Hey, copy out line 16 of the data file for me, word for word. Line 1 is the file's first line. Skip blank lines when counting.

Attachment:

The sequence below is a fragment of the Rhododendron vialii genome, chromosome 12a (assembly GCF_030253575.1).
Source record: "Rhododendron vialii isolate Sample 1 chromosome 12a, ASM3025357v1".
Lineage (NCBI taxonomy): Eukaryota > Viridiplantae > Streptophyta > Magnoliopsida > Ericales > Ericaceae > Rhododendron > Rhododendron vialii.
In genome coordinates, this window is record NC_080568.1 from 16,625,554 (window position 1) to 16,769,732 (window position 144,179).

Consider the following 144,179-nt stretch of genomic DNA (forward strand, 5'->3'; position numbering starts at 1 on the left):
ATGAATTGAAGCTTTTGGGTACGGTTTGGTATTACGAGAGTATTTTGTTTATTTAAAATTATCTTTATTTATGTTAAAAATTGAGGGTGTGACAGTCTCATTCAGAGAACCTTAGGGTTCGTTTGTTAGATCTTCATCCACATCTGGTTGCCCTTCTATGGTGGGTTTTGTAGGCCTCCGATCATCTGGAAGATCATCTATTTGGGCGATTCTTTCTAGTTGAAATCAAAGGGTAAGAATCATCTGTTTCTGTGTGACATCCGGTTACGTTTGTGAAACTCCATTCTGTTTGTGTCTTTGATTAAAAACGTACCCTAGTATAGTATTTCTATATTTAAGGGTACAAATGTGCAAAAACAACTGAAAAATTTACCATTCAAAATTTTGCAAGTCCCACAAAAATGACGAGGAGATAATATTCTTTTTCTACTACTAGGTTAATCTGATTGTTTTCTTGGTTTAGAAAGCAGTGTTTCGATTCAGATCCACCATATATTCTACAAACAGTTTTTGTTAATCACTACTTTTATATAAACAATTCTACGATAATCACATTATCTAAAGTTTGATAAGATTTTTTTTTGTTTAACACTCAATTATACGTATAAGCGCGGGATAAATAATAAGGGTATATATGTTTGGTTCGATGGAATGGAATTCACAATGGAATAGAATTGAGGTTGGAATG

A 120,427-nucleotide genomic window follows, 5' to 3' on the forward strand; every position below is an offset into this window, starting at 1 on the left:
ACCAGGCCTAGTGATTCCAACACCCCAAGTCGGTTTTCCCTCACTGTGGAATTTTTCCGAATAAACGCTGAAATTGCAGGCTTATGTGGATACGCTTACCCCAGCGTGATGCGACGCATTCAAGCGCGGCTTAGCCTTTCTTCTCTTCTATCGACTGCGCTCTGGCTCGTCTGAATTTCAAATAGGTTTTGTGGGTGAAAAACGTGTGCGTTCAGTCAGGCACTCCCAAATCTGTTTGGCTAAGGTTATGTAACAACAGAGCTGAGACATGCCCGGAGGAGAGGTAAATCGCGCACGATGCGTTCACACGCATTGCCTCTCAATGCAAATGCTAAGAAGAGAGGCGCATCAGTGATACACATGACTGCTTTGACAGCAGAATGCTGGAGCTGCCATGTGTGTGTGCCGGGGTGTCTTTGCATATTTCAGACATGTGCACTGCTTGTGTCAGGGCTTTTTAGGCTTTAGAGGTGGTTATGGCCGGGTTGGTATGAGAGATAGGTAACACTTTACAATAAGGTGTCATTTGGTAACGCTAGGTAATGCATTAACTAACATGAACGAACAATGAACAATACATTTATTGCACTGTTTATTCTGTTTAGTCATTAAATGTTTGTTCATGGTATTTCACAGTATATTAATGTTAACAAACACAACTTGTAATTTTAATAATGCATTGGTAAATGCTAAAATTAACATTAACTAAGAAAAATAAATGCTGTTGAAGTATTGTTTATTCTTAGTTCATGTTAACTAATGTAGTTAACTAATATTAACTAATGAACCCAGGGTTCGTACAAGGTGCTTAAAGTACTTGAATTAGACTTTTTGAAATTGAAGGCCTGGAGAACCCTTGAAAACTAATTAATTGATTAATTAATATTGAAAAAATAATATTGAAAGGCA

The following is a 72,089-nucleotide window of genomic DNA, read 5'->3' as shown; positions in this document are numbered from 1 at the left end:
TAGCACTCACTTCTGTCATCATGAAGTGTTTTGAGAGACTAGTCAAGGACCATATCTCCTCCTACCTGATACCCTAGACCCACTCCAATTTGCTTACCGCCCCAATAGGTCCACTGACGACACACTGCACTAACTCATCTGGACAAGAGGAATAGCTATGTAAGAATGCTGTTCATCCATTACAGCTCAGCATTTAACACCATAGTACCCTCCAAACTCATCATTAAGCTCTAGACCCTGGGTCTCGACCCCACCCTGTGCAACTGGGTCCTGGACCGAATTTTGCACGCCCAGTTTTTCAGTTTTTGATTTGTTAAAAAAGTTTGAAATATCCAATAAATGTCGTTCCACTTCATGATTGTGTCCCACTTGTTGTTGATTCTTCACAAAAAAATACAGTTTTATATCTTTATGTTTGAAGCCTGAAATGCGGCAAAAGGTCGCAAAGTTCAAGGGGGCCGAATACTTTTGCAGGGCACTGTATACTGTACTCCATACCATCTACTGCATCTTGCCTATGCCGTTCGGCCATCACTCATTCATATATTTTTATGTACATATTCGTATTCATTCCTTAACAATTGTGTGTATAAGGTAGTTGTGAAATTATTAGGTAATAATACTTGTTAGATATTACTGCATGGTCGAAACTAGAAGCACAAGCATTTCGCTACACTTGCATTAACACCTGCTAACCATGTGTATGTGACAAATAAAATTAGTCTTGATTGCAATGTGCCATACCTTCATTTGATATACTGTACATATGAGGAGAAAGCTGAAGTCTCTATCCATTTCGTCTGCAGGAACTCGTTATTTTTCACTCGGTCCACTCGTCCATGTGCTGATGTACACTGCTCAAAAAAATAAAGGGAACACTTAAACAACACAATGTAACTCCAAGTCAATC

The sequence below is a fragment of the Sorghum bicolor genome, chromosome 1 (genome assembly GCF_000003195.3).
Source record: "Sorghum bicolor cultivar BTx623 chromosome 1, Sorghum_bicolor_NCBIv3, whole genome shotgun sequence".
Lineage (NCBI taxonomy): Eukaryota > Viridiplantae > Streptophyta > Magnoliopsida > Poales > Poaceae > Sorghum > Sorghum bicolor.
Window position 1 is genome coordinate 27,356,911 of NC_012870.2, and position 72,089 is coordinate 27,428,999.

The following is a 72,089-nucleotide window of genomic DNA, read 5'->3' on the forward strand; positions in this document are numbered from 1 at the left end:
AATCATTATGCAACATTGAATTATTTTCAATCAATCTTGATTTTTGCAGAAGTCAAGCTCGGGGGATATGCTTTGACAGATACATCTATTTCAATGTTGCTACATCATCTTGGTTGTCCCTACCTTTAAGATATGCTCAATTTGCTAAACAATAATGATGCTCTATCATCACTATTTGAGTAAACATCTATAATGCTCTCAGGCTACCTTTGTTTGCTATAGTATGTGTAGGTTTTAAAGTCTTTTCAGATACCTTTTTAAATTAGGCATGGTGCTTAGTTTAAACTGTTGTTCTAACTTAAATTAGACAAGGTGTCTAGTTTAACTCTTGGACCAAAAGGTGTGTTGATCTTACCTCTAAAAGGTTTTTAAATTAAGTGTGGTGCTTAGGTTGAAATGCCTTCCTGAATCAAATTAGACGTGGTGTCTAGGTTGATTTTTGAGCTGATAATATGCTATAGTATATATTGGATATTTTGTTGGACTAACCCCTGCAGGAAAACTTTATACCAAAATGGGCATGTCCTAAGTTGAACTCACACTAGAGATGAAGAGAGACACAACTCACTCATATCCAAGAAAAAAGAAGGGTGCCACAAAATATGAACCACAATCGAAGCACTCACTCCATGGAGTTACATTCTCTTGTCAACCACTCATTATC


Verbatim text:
AATCATTATGCAACATTGAATTATTTTCAATCAATCTTGATTTTTGCAGAAGTCAAGCTCGGGGGATATGCTTTGACAGATACATCTATTTCAATGTTGCTACATCATCTTGGTTGTCCCTACCTTTAAGATATGCTCAATTTGCTAAACAATAATGATGCTCTATCATCACTATTTGAGTAAACATCTATAATGCTCTCAGGCTACCTTTGTTTGCTATAGTATGTGTAGGTTTTAAAGTCTTTTCAGATACCTTTTTAAATTAGGCATGGTGCTTAGTTTAAACTGTTGTTCTAACTTAAATTAGACAAGGTGTCTAGTTTAACTCTTGGACCAAAAGGTGTGTTGATCTTACCTCTAAAAGGTTTTTAAATTAAGTGTGGTGCTTAGGTTGAAATGCCTTCCTGAATCAAATTAGACGTGGTGTCTAGGTTGATTTTTGAGCTGATAATATGCTATAGTATATATTGGATATTTTGTTGGACTAACCCCTGCAGGAAAACTTTATACCAAAATGGGCATGTCCTAAGTTGAACTCACACTAGAGATGAAGAGAGACACAACTCACTCATATCCAAGAAAAAAGAAGGGTGCCACAAAATATGAACCACAATCGAAGCACTCACTCCATGGAGTTACATTCTCTTGTCAACCACTCATTATC